When Rod Drury launched his online accountancy start-up Xero in 2007, he became a prominent advocate for the New Zealand ICT community. Drury has also set up the joint venture company Pacific Fibre, created with cofounders Stephen Tindall and Sam Morgan, to lay a second international telecommunications cable to this country.
Stephen Bell caught up with Drury shortly before his third trip to the US this year.
Computerworld: What’s top of the mind for you in your business, your area of the market and ICT in general?
Drury: Business is going really well. We’re doing a lot of work entering the US market; building relationships, looking for marketing partnerships, recruiting staff; all those things are going pretty well. It is really interesting now just how easy it is to connect globally. We’ve flown some Americans down; we’re doing conference calls every day with US companies; I am on my third trip this year – just about to head off in a week or so. It is a very exciting time as we build global businesses.
What has made it easier to connect globally?
I think as we have been around for a while, it is so easy for people to do a Google search and see what you’ve done. Having raised money from [early Facebook investor] Peter Thiel and having lots of happy customers; people find us and quickly realise we’re a pretty serious player. So we have had no trouble connecting to some of the largest organisation in the world and having really good discussions.
We are taking a measured approach to the US; not trying to do too much too quickly, but doing the easy stuff, around getting [early] customers and building on the base we have already.
Even things like LinkedIn mean you are able to connect quickly to key people inside organisations. Good flights to San Francisco make it pretty easy to get up there and do the business. All those things make it pretty straightforward to operate globally now.
What are the continuing challenges in your business?
Finding good talent and making good hires; the rest of it is pretty straightforward. The big things we see going on in New Zealand now are the fibre-to-the-home UFB thing, which is at a really interesting point. It is a really hard problem to solve, but it is going to be good for our industry.
Do you think the UFB strategy and negotiations there are going in the right direction?
I think international is much more important than the last mile. If you fix international it makes it easier to invest in the last mile. There is no doubt the UFB is going to pick some winners and some losers, because it is very interventionist in the last mile.
Fixing international opens the pipes up and makes the business case much easier. Getting the demand side right so New Zealanders can connect to new services and small businesses can connect to their customers overseas using Skype and other technologies; to me that is the bit that really makes the difference. That is why we have done Pacific Fibre.
Again, that is all progressing very nicely and I think we can make a big contribution.
It is definitely interesting watching what is going on in the [UFB] market; there is a lot of people spending a lot of time at this key point on their final bids.
Can you elaborate on “getting the demand side right”?
Unless you can connect to new services overseas cost-effectively, no-one’s going to spend the money on fibre to the home just to use their data cap 10 times faster. We have got to break international data caps and make it easier to get to new content.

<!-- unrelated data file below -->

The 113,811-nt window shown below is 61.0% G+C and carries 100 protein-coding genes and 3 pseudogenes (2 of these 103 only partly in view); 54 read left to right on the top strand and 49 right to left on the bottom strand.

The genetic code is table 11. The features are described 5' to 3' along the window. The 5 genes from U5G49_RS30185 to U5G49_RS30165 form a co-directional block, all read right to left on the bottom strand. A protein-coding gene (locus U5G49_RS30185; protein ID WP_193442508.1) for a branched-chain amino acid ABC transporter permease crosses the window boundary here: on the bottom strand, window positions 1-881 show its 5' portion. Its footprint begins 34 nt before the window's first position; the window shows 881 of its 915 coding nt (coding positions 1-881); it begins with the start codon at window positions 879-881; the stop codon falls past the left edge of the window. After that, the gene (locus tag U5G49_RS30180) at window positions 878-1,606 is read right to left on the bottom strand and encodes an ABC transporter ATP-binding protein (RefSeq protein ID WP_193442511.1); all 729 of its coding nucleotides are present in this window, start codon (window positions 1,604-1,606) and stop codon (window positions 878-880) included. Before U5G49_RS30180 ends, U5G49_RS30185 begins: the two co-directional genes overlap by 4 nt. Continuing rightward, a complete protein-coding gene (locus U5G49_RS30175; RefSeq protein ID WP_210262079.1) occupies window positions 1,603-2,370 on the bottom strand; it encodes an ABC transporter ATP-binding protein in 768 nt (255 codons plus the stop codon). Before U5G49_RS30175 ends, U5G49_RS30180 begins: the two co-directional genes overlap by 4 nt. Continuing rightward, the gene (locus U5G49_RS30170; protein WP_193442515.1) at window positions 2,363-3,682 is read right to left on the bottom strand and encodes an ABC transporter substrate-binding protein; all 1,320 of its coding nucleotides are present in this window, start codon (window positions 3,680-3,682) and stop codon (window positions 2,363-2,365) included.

We should be able to download programmes from AppleTV and Amazon. We should be able to do multi-party videoconferencing. Those are the sort of international bandwidth [uses] that are required for people to see the value in spending more money on their broadband connection.
If you just make the internal networks faster, you’ll just use up your data cap faster. Unless television comes through the IP network, there is no reason for people to spend any more money.
I think the government understands that now. We have seen a lot more activity happening on the demand side; and the demand side points to the international bottleneck straight away.
Do you think enough has been done to inform people and inspire creative thinking about ways to use broadband?
I’m not too worried about that; businesses will just show people what they can do. But we have been locked into a long process. Finally, there is a bit of light at the end of the tunnel. But there is much bigger strategic stuff to think about.
For example, what happens to Sky Television? Is it going to be mandated that it gets delivered over fibre so people will pay for the triple play?
What about content off the Apple store? We still can’t get television programmes you expect overseas. We still can’t do multi-party videoconferencing because of international bandwidth costs. You still can’t do viable Live Meeting demos across the world, because the bandwidth and quality of service are just not good enough.
Yes, we have been in a sub-optimal process [with UFB]; that is pretty well known. But we are almost through it and I think as this [stage] finishes, the debate needs to get away from who wins the contract to what’s the technology plan to make sure there are new services that will actually increase business. We clearly think that is international, which is why we are doing Pacific Fibre.
So how’s that going?
Mark Rushworth is really the spokesman, but it is going well. We are making good progress on our funding, on customer contracts and we have just released our Request to Tender to the main submarine cable suppliers.
Tomorrow, Rod Drury discusses what he considers to be the most important developments in ICT in New Zealand.